Kombinationsexpositionen von Ganzkörper-Vibrationen und Körperhaltungen
Raffler, Nastaran; Ochsmann, Elke Birgit (Thesis advisor); Dißelhorst-Klug, Catherine (Thesis advisor)
Aachen (2017) [Dissertation / PhD Thesis]
Page(s): 1 Online-Ressource (638-644, 48-60 Seiten) : Illustrationen, Diagramme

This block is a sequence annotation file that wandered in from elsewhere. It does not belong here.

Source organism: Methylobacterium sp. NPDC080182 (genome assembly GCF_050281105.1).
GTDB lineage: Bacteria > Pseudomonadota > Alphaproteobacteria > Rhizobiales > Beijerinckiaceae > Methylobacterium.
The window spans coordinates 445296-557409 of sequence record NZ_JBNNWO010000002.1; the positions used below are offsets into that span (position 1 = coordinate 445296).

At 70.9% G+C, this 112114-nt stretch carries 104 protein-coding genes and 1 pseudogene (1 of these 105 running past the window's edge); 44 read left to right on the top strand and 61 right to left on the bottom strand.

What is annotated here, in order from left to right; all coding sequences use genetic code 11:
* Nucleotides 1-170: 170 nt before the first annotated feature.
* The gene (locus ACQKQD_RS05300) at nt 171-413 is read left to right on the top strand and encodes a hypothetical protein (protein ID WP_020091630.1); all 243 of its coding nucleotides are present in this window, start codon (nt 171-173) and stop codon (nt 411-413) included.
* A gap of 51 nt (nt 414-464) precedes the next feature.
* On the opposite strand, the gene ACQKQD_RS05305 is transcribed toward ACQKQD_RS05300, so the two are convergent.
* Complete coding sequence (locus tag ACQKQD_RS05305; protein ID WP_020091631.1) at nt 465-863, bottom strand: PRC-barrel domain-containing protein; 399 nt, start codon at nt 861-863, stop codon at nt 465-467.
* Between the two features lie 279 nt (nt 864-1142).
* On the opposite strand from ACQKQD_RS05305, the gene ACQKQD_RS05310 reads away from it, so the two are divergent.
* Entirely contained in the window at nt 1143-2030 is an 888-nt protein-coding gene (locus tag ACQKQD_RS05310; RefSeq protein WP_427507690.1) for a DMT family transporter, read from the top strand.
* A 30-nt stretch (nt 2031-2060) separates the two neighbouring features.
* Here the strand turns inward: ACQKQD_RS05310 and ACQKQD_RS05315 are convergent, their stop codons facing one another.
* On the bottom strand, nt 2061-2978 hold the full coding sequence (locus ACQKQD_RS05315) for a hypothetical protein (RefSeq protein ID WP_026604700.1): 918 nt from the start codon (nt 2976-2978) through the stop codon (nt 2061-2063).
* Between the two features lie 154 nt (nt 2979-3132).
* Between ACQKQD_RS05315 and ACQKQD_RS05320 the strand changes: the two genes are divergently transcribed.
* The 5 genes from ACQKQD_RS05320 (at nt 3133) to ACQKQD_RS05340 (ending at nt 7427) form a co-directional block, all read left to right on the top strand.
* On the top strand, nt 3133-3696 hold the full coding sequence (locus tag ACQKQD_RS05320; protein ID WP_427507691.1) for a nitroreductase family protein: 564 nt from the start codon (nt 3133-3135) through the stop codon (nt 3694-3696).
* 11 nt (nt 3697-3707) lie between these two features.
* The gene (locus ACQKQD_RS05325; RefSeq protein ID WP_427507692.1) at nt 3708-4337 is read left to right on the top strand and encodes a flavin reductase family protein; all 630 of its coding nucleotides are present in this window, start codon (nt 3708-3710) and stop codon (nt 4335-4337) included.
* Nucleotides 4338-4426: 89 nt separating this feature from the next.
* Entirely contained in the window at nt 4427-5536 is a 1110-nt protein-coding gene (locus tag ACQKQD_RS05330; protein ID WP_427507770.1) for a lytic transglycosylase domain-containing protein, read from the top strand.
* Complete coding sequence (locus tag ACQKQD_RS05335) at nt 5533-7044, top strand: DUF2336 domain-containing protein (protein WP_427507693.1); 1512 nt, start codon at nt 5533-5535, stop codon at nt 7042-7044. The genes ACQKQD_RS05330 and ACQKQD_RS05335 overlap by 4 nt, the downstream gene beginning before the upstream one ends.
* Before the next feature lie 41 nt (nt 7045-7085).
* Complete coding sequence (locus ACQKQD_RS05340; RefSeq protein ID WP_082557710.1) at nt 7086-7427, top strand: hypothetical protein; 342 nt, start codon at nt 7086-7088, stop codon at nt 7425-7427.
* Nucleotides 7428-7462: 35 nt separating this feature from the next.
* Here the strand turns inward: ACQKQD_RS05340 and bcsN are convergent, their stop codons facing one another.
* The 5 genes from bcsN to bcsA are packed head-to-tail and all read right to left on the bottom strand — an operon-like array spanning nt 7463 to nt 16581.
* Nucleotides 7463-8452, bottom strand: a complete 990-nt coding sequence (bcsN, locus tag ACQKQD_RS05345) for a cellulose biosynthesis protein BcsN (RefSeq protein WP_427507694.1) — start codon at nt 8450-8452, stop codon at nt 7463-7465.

Low back pain and local pain at the cervical spine are the most reported injuries of occupational drivers. Medical treatment and sick leaves are the costly consequences. One of the most important physical factors of musculoskeletal complaints is awkward posture, besides whole-body vibration (WBV) exposures. Due to the complexity of field measurement of posture, these exposures have been assessed so far mostly by self-evaluation and questionnaires.This works continues the work of a study which showed the feasibility of the measuring system CUELA (Computer-assisted registration and long-term analysis of musculoskeletal workloads) for the measurement of the combined exposures of posture and WBV. To develop this measuring system further, this work (1) used CUELA for the first time at representative work places and proposed an assessment scheme which is relevant for practical use (2) compared the self-evaluation of the exposure with field measurements .(1) The combined exposures of posture and WBV have been measured for the first time for occupational drivers during several different, routine operations (tram, helicopter, saloon car, van, forklift, two mobile excavators, wheel loader, tractor, elevating platform truck). As a result, the posture exposure is largest for the wheel-loader and tractor operators, while the helicopter pilot and the van driver have experienced the lowest posture exposures. However, the combined exposures are largest for the operators of the tractor and the elevating platform truck. The combined exposures of posture and WBV are thus related for the first time quantitatively to the operations and vehicles of this study. This is a basis for future assessments and studies (e.g., the design of case-control-studies).In addition, a new scheme for the quantitative assessment for the combined exposures of posture and WBV has been proposed. The measurement results have been assessed so far for individual body angles by means of literature and standard data and combined with WBV results. With the new scheme it is possible to assess the combined exposures in a single quantity which is a relevant advantage for practical applications. (2) The following study investigates the comparability and limits of self-evaluation with regard to field measurement for combined exposures. On the one hand the relation between questionnaire and field measurement data are investigated, on the other hand factors are identified that may influence the individual perception of WBV.To this end the self-evaluations of 45 occupational drivers concerning the combined exposures of posture and WBV have been compared to field measurements. Musculoskeletal complaints have been included into the investigation as additional factor. Although the measured WBV exposures have been small and very similar for all drivers, some of the drivers overestimated their WBV exposure (“WBV-over-estimators”). These drivers have significantly increased posture exposures for the head and back inclination as compared to those drivers that have not overestimated their WBV exposure. The “WBV-over-estimators” also have significantly increased musculoskeletal complaints in the areas of the thoracic and cervical spine as well as the shoulders and arms. Thus it has been shown that the self-evaluation of the WBV exposure can be influenced significantly by factors such as posture or musculoskeletal complaints which underlines the importance of field measurements and which should always be considered in further investigations.This work applied a measuring system of the combined exposures of posture and WBV for the first time at work places during normal operations. In addition, it developed a new scheme for the quantitative analysis of the measurement results. Finally, the influences on the self-evaluation of WBV exposures have been investigated which underlined the importance of field measurements for further investigations as compared to the use of questionnaires.